GE has become the latest in a number of high-profile companies to join the Sustainable Bioenergy Research Consortium (SBRC), according to recent news from the World Future Energy Summit and Abu Dhabi Sustainability Week. The consortium now consists of Masdar Institute, GE, Etihad Airways, Boeing, Honeywell UOP, and Safran.
The aim of this consortium is the development and support of technologies/approaches to producing “sustainable bioenergy” — which is to say (for the most part), aviation industry efforts to develop “next-gen” fuels. The SBRC was founded by The Masdar Institute of Science & Technology and a number of the other current members of the consortium.
GE’s Chief Innovation Officer, Rania Rostom, stated: “One of the central pillars of our long-term commitment to the UAE and the region is our focus on promoting and collaborating on localized innovation and cocreation of advanced solutions to support sustainable development. Through our partnership with Mubadala, we opened our ecomagination center last year in Masdar City to drive local research in energy.”
“Our membership in SBRC, which is making significant strides in the viability of bioenergy production through its groundbreaking research, is an ideal fit to our operations here,” Rostom continued. “We look forward to supporting the SBRC, and helping to launch the world’s first bioenergy pilot project to use desert land — irrigated by seawater — to sustainably produce both bioenergy and food.”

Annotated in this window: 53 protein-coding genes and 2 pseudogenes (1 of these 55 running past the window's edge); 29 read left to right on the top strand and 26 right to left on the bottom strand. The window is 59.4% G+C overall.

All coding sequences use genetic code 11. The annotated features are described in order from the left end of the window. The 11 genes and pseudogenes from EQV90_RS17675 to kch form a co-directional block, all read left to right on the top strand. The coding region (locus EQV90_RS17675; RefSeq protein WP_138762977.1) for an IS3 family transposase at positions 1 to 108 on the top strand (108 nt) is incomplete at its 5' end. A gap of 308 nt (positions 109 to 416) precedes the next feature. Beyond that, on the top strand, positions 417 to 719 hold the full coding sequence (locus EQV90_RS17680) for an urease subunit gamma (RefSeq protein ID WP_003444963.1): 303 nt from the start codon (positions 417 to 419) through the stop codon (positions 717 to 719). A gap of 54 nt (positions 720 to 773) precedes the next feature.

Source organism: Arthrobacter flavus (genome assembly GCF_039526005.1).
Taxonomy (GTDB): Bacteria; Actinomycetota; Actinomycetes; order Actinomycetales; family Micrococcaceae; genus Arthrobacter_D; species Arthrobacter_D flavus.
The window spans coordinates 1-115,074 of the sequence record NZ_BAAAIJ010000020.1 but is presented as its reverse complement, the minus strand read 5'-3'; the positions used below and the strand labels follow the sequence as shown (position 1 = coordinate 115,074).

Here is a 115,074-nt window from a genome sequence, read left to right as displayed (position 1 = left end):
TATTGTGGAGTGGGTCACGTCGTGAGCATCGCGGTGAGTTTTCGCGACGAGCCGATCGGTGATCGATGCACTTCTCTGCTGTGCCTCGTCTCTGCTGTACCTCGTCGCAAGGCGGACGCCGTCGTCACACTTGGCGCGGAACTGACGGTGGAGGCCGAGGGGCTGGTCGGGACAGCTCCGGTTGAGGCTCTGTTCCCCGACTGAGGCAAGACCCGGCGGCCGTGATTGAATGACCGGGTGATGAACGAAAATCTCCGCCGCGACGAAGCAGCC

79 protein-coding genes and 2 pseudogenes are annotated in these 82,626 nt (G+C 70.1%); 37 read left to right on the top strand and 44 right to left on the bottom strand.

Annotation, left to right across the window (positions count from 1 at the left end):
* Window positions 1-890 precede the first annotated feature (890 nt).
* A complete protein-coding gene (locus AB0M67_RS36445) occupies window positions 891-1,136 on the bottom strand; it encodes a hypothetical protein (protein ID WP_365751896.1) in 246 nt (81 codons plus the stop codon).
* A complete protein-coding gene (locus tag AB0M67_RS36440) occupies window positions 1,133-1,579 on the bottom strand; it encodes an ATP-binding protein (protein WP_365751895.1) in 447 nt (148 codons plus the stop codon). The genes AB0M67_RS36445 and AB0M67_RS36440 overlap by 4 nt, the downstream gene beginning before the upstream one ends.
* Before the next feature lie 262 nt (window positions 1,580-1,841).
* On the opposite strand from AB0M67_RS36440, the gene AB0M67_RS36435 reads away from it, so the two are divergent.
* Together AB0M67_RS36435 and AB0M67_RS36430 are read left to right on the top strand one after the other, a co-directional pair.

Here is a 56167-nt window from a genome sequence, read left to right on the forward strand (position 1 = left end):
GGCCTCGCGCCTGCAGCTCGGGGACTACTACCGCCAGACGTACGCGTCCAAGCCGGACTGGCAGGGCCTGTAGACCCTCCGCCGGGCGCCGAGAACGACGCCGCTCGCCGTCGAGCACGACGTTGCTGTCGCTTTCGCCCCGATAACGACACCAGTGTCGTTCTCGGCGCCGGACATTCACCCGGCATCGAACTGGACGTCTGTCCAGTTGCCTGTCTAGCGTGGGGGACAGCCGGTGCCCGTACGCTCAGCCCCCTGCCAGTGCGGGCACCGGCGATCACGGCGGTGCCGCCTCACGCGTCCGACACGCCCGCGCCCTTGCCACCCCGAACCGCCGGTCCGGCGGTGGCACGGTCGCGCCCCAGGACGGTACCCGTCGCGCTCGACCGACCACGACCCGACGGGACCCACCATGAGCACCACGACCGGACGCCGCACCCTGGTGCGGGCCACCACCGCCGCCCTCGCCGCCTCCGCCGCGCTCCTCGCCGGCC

This project — the Integrated Seawater Energy and Agriculture System — is aiming to address the issues of energy security, carbon emissions, desertification, food security, and agricultural pollution — all simultaneously, via the use of an integrated, closed-loop agricultural system that produces food and biofuel feedstock.
The technology uses coastal seawater to raise fish and shrimp for food, whose nutrient-rich wastewater then fertilizes plants rich in oils that can be harvested for aviation biofuel production. The plants thrive in arid, desert conditions and don’t require fresh water or arable land to grow. Lastly, the effluent is diverted into cultivated mangroves before being discharged back into the sea, further removing nutrients and providing valuable carbon storage.
This pilot project is expected to be up and running before the end of the year.
Videos about the project:
Image Credit: Masdar Institute
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